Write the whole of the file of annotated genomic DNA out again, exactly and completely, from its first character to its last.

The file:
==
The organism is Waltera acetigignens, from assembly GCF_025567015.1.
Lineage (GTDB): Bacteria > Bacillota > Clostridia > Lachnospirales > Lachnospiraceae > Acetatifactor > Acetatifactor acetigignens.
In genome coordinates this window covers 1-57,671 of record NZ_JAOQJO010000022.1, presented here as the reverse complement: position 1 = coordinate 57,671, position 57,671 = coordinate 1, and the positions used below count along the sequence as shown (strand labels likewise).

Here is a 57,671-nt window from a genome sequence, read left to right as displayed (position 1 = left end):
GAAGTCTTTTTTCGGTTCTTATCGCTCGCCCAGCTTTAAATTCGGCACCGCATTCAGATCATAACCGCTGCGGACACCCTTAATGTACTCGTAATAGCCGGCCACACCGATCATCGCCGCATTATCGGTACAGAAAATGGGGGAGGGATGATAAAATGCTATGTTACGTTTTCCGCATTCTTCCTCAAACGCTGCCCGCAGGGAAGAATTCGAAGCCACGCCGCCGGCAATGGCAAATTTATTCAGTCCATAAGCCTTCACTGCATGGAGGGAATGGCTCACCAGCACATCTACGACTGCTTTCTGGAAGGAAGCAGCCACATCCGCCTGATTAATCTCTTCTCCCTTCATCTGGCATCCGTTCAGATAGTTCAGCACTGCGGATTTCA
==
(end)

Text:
The organism is Waltera acetigignens, from assembly GCF_025567015.1.
Lineage (GTDB): Bacteria > Bacillota > Clostridia > Lachnospirales > Lachnospiraceae > Acetatifactor > Acetatifactor acetigignens.
In genome coordinates this window covers 1-57,671 of record NZ_JAOQJO010000022.1, presented here as the reverse complement: position 1 = coordinate 57,671, position 57,671 = coordinate 1, and the positions used below count along the sequence as shown (strand labels likewise).

Here is a 57,671-nt window from a genome sequence, read left to right as displayed (position 1 = left end):
GAAGTCTTTTTTCGGTTCTTATCGCTCGCCCAGCTTTAAATTCGGCACCGCATTCAGATCATAACCGCTGCGGACACCCTTAATGTACTCGTAATAGCCGGCCACACCGATCATCGCCGCATTATCGGTACAGAAAATGGGGGAGGGATGATAAAATGCTATGTTACGTTTTCCGCATTCTTCCTCAAACGCTGCCCGCAGGGAAGAATTCGAAGCCACGCCGCCGGCAATGGCAAATTTATTCAGTCCATAAGCCTTCACTGCATGGAGGGAATGGCTCACCAGCACATCTACGACTGCTTTCTGGAAGGAAGCAGCCACATCCGCCTGATTAATCTCTTCTCCCTTCATCTGGCATCCGTTCAGATAGTTCAGCACTGCGGATTTCA